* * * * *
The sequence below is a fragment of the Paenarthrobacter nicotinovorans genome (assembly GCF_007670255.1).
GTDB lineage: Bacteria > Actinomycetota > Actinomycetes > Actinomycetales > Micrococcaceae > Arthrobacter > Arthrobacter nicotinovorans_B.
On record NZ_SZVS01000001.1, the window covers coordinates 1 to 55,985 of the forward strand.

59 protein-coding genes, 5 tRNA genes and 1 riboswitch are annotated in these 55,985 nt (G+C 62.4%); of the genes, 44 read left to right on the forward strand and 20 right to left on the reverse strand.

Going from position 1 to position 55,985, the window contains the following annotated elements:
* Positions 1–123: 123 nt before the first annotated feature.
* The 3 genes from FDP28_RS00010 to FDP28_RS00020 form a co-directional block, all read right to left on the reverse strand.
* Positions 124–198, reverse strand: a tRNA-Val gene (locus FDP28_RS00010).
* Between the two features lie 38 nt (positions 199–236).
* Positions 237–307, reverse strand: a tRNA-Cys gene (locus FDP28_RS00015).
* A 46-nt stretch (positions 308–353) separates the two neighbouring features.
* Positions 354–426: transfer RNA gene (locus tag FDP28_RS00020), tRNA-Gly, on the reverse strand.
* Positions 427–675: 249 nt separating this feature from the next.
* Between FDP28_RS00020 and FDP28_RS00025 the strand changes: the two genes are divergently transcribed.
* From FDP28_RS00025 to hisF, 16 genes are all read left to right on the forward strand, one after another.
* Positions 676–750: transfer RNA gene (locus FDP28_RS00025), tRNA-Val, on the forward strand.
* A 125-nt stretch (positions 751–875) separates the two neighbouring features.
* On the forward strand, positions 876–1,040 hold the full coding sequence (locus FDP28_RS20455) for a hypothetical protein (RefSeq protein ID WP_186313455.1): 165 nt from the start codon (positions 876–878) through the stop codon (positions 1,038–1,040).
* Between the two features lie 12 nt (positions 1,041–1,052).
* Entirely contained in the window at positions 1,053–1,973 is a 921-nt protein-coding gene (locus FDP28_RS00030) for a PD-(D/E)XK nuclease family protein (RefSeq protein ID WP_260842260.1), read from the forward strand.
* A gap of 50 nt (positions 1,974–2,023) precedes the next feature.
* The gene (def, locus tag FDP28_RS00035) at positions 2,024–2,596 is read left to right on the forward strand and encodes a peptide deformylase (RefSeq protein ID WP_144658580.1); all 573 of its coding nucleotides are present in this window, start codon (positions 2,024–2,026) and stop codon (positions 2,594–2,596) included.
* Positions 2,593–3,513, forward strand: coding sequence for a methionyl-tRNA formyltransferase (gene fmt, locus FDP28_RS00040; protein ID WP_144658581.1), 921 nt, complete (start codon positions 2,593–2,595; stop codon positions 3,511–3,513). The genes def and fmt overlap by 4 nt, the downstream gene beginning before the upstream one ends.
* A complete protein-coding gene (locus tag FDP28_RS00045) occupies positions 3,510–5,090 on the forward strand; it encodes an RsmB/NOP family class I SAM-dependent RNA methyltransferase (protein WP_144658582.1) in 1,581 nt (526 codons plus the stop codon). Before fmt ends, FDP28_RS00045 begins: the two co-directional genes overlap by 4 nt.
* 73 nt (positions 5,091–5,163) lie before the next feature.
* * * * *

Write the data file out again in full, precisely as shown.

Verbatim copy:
The sequence below is a fragment of the Paenarthrobacter nicotinovorans genome (assembly GCF_007670255.1).
GTDB lineage: Bacteria > Actinomycetota > Actinomycetes > Actinomycetales > Micrococcaceae > Arthrobacter > Arthrobacter nicotinovorans_B.
On record NZ_SZVS01000001.1, the window covers coordinates 1 to 55,985 of the forward strand.

59 protein-coding genes, 5 tRNA genes and 1 riboswitch are annotated in these 55,985 nt (G+C 62.4%); of the genes, 44 read left to right on the forward strand and 20 right to left on the reverse strand.

Going from position 1 to position 55,985, the window contains the following annotated elements:
* Positions 1–123: 123 nt before the first annotated feature.
* The 3 genes from FDP28_RS00010 to FDP28_RS00020 form a co-directional block, all read right to left on the reverse strand.
* Positions 124–198, reverse strand: a tRNA-Val gene (locus FDP28_RS00010).
* Between the two features lie 38 nt (positions 199–236).
* Positions 237–307, reverse strand: a tRNA-Cys gene (locus FDP28_RS00015).
* A 46-nt stretch (positions 308–353) separates the two neighbouring features.
* Positions 354–426: transfer RNA gene (locus tag FDP28_RS00020), tRNA-Gly, on the reverse strand.
* Positions 427–675: 249 nt separating this feature from the next.
* Between FDP28_RS00020 and FDP28_RS00025 the strand changes: the two genes are divergently transcribed.
* From FDP28_RS00025 to hisF, 16 genes are all read left to right on the forward strand, one after another.
* Positions 676–750: transfer RNA gene (locus FDP28_RS00025), tRNA-Val, on the forward strand.
* A 125-nt stretch (positions 751–875) separates the two neighbouring features.
* On the forward strand, positions 876–1,040 hold the full coding sequence (locus FDP28_RS20455) for a hypothetical protein (RefSeq protein ID WP_186313455.1): 165 nt from the start codon (positions 876–878) through the stop codon (positions 1,038–1,040).
* Between the two features lie 12 nt (positions 1,041–1,052).
* Entirely contained in the window at positions 1,053–1,973 is a 921-nt protein-coding gene (locus FDP28_RS00030) for a PD-(D/E)XK nuclease family protein (RefSeq protein ID WP_260842260.1), read from the forward strand.
* A gap of 50 nt (positions 1,974–2,023) precedes the next feature.
* The gene (def, locus tag FDP28_RS00035) at positions 2,024–2,596 is read left to right on the forward strand and encodes a peptide deformylase (RefSeq protein ID WP_144658580.1); all 573 of its coding nucleotides are present in this window, start codon (positions 2,024–2,026) and stop codon (positions 2,594–2,596) included.
* Positions 2,593–3,513, forward strand: coding sequence for a methionyl-tRNA formyltransferase (gene fmt, locus FDP28_RS00040; protein ID WP_144658581.1), 921 nt, complete (start codon positions 2,593–2,595; stop codon positions 3,511–3,513). The genes def and fmt overlap by 4 nt, the downstream gene beginning before the upstream one ends.
* A complete protein-coding gene (locus tag FDP28_RS00045) occupies positions 3,510–5,090 on the forward strand; it encodes an RsmB/NOP family class I SAM-dependent RNA methyltransferase (protein WP_144658582.1) in 1,581 nt (526 codons plus the stop codon). Before fmt ends, FDP28_RS00045 begins: the two co-directional genes overlap by 4 nt.
* 73 nt (positions 5,091–5,163) lie before the next feature.